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Persons living with HIV/AIDS decry service charges at RSUTH


Sani Aliyu

Management Vows Action Against Illegal Charges
The management of Rivers State University Teaching Hospital (RSUTH) has vowed to sanction health workers collecting service charges from those living with Human Immuno Deficiency Virus (HIV) and AIDS, as this hinders access to care.

The facility’s Deputy Coordinator, HIV/Anti-Retroviral Therapy, Dr. Abere Sarah, said this, while responding to claims by the Network of People Living with HIV and AIDS in the state, when they alleged that demand for service charges by health workers was preventing their members from accessing treatment, which had led to the death of some members.

The Rivers State Coordinator of the group, Mrs. Emmanuel Josephine, disclosed this when the National Agency for Control of AIDS (NACA) visited the state to assess the level of treatment provided for persons living with HIV and the challenges they face.

The charges, according to Emmanuel, ranged from N200 to N500.

Dr. Sarah disclosed that those involved in such acts were the bad eggs.


She said: “We do not charge in this centre. If it is happening, it means someone is doing the wrong thing. We have formed a committee to monitor such illicit attitude, and presently, some culprits are being punished. We found a few people and some of them are on suspension.

“The new Chief Medical Director is very aggressive in doing the right thing. This is the only centre where you have PCR laboratory and a viral load-testing machine that is serving most parts of the South-south and Southeast. So, we are determined to doing the right thing.”

However, The Guardian finding at some of the health facilities visited with NACA, including Okomoko General Hospital in Etche Local Council and Obio Cottage Hospital in Obio/Akpor, revealed shortages in supply of test kits, though drugs were available at the various pharmacies.

There was also lack of funding, especially for awareness and campaigns against the disease. It was obvious that the awareness drive on HIV in the state has slowed down, as there were no more radio jingles, banners, billboards and even in the social media.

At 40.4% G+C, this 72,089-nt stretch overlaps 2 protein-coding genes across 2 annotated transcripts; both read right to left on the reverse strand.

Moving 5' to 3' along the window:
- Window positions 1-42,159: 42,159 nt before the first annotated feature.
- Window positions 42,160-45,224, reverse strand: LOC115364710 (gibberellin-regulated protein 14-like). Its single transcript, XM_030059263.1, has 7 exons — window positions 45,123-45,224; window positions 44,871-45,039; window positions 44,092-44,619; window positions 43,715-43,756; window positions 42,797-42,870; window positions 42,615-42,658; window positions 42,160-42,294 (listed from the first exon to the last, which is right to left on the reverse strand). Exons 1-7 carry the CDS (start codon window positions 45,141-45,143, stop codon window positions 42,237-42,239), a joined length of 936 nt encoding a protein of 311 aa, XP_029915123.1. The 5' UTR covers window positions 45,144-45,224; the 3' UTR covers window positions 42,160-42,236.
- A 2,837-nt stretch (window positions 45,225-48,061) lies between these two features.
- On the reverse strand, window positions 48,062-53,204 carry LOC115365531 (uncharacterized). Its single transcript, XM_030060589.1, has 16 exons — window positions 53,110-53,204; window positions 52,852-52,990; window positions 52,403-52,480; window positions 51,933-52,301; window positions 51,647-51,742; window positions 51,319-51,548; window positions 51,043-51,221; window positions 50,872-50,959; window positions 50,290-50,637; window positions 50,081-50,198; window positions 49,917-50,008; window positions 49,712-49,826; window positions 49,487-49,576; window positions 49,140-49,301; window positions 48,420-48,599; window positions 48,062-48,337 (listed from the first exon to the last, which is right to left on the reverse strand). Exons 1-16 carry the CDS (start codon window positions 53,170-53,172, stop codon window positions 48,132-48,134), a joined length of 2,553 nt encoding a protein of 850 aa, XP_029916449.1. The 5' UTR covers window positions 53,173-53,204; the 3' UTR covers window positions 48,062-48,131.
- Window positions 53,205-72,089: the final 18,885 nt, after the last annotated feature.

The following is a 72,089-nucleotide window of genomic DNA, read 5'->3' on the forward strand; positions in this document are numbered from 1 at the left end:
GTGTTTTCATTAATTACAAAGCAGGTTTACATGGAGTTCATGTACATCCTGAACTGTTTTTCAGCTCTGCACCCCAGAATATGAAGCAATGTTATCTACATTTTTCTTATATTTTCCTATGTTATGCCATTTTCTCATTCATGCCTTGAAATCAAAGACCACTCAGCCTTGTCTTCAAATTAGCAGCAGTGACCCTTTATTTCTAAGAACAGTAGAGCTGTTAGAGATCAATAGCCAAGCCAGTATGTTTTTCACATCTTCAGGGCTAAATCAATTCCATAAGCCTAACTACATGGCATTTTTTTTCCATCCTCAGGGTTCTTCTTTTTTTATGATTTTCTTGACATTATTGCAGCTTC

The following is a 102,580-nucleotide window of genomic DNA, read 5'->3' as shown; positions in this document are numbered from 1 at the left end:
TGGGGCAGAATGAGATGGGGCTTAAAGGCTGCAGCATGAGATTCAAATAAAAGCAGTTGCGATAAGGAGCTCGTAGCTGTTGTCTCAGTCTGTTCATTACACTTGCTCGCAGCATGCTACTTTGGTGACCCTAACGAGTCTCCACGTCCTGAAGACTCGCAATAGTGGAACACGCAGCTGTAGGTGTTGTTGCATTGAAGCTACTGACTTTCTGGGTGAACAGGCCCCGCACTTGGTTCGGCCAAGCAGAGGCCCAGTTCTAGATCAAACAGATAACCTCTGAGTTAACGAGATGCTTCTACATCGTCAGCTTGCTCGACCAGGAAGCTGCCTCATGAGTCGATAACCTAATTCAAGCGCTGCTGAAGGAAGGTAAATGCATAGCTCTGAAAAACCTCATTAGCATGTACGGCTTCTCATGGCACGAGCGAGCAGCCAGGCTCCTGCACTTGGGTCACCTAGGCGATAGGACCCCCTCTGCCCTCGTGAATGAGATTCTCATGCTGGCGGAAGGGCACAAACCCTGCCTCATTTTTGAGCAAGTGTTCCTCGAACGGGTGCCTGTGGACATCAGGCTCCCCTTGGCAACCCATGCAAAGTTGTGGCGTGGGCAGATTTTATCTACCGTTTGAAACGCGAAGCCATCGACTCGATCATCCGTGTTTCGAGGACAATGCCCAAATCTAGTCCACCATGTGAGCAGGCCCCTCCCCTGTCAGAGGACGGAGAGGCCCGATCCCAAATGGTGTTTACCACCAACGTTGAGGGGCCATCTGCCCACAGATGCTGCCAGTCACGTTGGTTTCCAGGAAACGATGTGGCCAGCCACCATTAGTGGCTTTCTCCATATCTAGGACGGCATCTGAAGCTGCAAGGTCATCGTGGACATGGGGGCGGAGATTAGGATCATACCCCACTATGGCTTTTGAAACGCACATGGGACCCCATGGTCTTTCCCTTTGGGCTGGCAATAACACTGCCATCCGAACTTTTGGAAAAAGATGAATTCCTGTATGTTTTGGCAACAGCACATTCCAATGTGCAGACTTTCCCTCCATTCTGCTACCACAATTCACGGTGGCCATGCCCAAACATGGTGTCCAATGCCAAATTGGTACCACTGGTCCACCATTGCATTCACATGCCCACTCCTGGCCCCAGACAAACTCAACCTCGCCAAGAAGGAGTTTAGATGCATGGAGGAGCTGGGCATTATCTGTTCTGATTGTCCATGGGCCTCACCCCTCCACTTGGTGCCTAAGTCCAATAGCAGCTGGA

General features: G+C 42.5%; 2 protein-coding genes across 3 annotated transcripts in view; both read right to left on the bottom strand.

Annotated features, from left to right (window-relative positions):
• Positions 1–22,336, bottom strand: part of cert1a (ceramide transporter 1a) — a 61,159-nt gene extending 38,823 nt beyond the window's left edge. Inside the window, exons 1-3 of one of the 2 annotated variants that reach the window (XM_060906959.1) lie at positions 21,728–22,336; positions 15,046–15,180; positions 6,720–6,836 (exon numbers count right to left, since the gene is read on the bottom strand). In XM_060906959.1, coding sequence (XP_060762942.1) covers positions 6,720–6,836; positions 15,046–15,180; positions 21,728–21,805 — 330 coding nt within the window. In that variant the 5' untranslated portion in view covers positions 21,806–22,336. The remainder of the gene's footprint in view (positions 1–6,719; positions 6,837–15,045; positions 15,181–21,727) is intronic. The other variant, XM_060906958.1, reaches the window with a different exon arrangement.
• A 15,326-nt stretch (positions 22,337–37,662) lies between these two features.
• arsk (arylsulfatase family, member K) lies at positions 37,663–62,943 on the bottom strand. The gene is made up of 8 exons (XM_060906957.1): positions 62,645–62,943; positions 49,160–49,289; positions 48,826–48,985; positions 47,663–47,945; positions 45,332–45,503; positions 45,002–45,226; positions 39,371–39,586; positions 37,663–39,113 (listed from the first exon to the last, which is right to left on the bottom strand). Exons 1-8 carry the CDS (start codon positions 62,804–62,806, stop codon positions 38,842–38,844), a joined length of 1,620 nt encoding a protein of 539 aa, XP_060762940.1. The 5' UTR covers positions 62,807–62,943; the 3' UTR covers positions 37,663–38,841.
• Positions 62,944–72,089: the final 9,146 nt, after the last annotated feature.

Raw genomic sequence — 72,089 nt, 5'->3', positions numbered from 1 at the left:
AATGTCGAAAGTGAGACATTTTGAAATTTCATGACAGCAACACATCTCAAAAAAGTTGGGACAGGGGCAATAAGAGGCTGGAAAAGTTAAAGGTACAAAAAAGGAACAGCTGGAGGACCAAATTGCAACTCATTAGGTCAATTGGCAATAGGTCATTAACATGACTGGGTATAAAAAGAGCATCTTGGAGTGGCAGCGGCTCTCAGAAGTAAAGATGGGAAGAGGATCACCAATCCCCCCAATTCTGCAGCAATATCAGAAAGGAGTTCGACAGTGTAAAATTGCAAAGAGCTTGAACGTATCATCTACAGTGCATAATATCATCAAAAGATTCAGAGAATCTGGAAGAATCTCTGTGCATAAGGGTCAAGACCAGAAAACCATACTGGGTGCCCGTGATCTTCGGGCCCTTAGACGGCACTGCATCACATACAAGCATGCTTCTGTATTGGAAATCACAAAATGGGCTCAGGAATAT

The RSUTH Deputy Coordinator, HIV/Anti-Retroviral Therapy further noted that 3, 282 people were receiving treatments at the facility, adding that 46 new HIV cases with 28 positively linked to care were discovered in April alone.

She said: “We just moved from the General Hospital to the Teaching Hospital. We are a core centre for HIV care in Rivers State. We hope with the new partners, we can cover the 23 local government areas effectively. There is plenty of work to be done and we are ready for it.”

She attributed the high number of HIV patients in the centre to its referral nature.
Meanwhile, the Medical Director of Okomoko General Hospital, Dr. Ndidi Utchay, has decried the high level of HIV cases in the council.

She said: “In a week, we have at least six males with the virus, while pregnant women are about 17. We don’t charge for anything regarding HIV cases. The patients pay for nothing, and even their care gift is free. However, our major challenge is consistent testing because sometimes, the test results received in January might be faulty by June.”

From interactions with some persons living with HIV, it was observed that some of them had overcome self-discrimination, while some still suffer from it.

Interestingly, some pregnant women prefer the Traditional Birth Attendants (TBAs), perhaps due to high charges in hospitals, as well as fear of testing positive to HIV.

The Manager of Local Action Committee on HIV/AIDS (LACA), in Obio/Akpor, Mrs. Data Jones, said her team monitors TBAs’ activities closely, to establish their true standard, as well as lecture them on precautionary measures to effectively perform their duties. She, however, regretted that lack of funds was hampering their job.

She said: “There is no funding at all. LACA and NACA are not properly funded, which has made us to be handicapped in executing our jobs. Obio/Akpor has 17 wards and over 100 TBAs. But without adequate funding, it will be difficult to effectively carry out our tasks.”

She recalled an incident, where a pregnant woman in one of the homes was later enrolled into the network, but she refused to take her drugs because the TBA told her the drugs would kill her baby.

She said: “Regrettably, her babies tested HIV positive after birth, due to misinformation by the local TBA. We need to step up our games, so that TBAs will know their limit. However, when there is no fund to do that, what do we do? We become handicapped.”

The owner of a TBA home in Rukpokwu community in Obio/Akpo Local Government Area, Rosemary Anero, said she regularly attended LACA trainings and referred cases she couldn’t handle to appropriate hospitals.

NACA’s Principal Communications Officer, Olushola Idris, said the visit was aimed at knowing how people living with HIV/AIDS were faring, if they could access treatment, and the challenges they face.

However, there is need for relevant health agencies and stakeholders to monitor and ensure there is adequate fund to tackle the various challenges, as well as ensure the monies are judiciously utilised.


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